Eugene Robinson is about as reflexive a liberal and as defensive a defender of Mr. Obama as one can imagine. Yet he even he has come to understand how little the President's words mean.
President Obama's message about the government's massive electronic surveillance programs came through loud and clear: Get over it.
The president used more soothing words in his pre-vacation news conference Friday, but that was the gist. With perhaps the application of a fig leaf here and a sheen of legalistic mumbo jumbo there, the snooping will continue.
Unless, of course, we demand that it end.
The modest reforms Obama proposed do not begin to address the fundamental question of whether we want the National Security Agency to log all of our phone calls and read at least some of our emails, relying on secret judicial orders from a secret court for permission. The president indicated he is willing to discuss how all this is done -- but not whether…
As part of its public relations campaign, the administration released a 22-page white paper outlining its legal rationale for collecting and keeping a detailed log of all our domestic phone calls. The document depends on novel definitions of words whose meaning, I always thought, was fairly clear.
Somewhat less kind was Jeffrey Rosen at the New Republic:
President Obama's repeated comments that "there is no spying on Americans" and that "we don't have a domestic spying program," as he told Jay Leno, were contradicted by two revelations at the end of last week. On Thursday, the New York Times reported that the NSA is "searching the contents of vast amounts of Americans' e-mail and text communications into and out of the country," looking not only for Americans who communicate with foreigners under surveillance but also for those who mention information about them. On Friday, The Guardian reported that the NSA has a previously secret backdoor allowing it to query the names of American citizens in the course of searching phone calls and emails collected about foreign targets.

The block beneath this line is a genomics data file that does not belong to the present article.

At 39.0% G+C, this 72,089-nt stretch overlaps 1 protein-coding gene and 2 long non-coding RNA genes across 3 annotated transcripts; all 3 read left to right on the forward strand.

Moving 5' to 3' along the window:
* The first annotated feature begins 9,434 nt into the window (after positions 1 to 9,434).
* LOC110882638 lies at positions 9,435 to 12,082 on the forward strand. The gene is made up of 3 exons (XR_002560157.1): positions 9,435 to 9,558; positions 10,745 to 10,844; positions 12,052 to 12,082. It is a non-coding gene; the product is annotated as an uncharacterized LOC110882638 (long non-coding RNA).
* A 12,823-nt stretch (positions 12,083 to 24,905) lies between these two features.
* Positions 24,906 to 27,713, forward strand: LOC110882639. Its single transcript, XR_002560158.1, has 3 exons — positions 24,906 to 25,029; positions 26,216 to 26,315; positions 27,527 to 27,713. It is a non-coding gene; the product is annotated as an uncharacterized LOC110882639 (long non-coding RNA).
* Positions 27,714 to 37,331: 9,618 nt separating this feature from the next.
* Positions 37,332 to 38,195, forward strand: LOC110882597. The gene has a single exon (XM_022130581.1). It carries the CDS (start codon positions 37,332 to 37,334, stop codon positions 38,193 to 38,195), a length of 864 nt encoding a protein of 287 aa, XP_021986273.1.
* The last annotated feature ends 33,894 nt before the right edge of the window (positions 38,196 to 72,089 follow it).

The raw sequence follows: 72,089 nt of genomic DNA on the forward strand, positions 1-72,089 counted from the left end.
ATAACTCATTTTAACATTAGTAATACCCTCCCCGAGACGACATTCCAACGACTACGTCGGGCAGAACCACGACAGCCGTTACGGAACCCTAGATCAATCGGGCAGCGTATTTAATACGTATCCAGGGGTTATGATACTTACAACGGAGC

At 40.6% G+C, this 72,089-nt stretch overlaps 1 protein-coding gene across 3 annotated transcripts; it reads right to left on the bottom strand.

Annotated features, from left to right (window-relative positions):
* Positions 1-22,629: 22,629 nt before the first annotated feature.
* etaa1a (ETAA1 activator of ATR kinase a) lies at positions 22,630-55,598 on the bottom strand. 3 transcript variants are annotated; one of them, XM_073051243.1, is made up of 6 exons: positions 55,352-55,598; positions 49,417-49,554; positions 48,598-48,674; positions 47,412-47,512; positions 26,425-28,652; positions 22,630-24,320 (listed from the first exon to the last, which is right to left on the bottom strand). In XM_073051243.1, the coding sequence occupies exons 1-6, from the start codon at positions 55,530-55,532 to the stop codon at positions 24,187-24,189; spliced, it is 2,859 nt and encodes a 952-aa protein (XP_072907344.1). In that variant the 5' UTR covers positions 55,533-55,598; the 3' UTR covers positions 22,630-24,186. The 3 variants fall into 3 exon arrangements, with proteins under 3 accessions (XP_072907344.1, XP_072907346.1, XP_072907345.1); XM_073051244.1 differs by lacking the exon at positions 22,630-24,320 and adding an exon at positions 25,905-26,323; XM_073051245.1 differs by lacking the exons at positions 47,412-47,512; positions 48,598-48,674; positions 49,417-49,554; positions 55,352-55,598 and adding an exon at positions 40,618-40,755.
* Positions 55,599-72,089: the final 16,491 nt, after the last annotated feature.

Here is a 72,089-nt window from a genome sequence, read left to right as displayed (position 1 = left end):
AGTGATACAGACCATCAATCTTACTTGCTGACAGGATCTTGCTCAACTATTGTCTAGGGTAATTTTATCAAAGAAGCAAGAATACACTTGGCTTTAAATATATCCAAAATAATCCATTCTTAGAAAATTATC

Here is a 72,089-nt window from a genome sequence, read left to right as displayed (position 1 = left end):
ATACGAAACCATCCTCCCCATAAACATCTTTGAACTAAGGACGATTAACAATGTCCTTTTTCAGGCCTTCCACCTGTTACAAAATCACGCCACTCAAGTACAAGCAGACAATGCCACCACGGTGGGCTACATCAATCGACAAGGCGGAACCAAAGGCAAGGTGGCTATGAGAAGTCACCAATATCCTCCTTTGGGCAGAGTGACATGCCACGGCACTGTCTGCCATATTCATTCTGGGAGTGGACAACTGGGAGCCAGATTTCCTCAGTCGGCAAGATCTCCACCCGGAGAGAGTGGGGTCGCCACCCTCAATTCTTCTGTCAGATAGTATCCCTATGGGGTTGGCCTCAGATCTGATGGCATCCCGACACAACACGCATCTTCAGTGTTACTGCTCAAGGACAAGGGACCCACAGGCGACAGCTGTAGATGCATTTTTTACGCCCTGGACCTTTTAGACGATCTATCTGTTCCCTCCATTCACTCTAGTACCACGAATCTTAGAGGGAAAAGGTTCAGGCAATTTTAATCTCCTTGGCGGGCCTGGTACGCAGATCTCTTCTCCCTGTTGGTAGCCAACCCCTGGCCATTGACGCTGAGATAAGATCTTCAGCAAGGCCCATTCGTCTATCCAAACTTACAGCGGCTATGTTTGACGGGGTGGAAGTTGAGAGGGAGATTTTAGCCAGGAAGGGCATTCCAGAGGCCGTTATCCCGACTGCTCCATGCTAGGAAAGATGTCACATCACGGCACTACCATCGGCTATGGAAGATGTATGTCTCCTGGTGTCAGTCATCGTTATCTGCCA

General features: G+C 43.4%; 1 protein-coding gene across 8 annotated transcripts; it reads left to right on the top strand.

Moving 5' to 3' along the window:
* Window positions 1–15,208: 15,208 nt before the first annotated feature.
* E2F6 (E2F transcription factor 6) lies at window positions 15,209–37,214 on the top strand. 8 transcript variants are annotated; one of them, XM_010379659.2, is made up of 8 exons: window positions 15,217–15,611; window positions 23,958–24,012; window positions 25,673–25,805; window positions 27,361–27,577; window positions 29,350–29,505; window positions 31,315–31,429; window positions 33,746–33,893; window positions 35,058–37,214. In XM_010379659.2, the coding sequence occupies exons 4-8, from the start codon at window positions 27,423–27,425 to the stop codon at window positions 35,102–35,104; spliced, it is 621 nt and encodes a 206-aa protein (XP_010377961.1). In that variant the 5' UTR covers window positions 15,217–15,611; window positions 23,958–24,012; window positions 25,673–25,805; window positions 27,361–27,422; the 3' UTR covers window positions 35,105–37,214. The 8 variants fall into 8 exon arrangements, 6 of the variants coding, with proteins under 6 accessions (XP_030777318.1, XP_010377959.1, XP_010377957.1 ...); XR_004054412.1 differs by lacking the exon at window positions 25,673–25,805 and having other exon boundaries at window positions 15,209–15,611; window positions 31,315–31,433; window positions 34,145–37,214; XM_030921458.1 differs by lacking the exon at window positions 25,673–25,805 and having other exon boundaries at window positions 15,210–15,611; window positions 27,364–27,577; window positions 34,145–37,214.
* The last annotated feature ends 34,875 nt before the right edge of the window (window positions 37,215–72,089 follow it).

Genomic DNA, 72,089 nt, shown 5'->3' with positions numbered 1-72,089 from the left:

These revelations led news outlets like the Huffington Post and others to ask: "Did Obama lie on national television?" And it's certainly true that the evasive language the administration uses to describe what it's doing is increasingly corrosive. The administration feels it can't reveal the details about its surveillance program, so it uses funny language and then gets caught "lying," creating an atmosphere of dishonesty and distrust. Obama's Clintonian equivocations have made this the administration of what James Clapper called the "least untruthful answer," and that seems troubling.
Rosen is being rather bashful with his scare quotes, but the title of the piece is "The Lies Aren't What Makes Obama's NSA Stance So Awful."
I'm not sure that the kind of data mining that the Administration is doing is indefensible. I think it might be possible to do it in a way that protects privacy. I am sure that the Administration has shameless lied about what it is doing, in both artful and very clumsy ways.
I remember a lot of exchanges on this blog with A.I. and others about the Administration's mendacity. I was right.
Close to the point is Mr. Obama's habit of declaring that something must be done about something which he then does nothing about. One case in point is the reform of our entitlement programs. He and nearly everyone else recognize that reforms are desperately needed. The managers of Social Security and Medicare constantly cry out in alarm. So what are the President's proposals? Don't hold your breath.
A more recent case is his speech on Fannie Mae and Freddie Mac. From Meagan McArdle:
U.S. President Barack Obama just gave a speech saying that he wants to reform the housing market, pulling back on the government's role as the primary backer of your mortgage. And about time.
The government currently backs about 90 percent of newly issued mortgages, through Fannie Mae, Freddie Mac, the Federal Housing Administration and Department of Veterans Affairs. To all intents and purposes, except for very large loans to very affluent people, there is no private mortgage market in the U.S.
The president said today that he wants to change that -- to make it so that investors, not the government, are bearing more of the default risk. A fine sentiment, but he's a little vague on the details of exactly how government involvement in the mortgage market will be wound down.
That's our man. He's got a great idea there. Now: how does he propose to actually do what he says needs to be done? He doesn't. He ain't gonna. He never does. His words are cotton candy, sweet on the tongue but utterly insubstantial.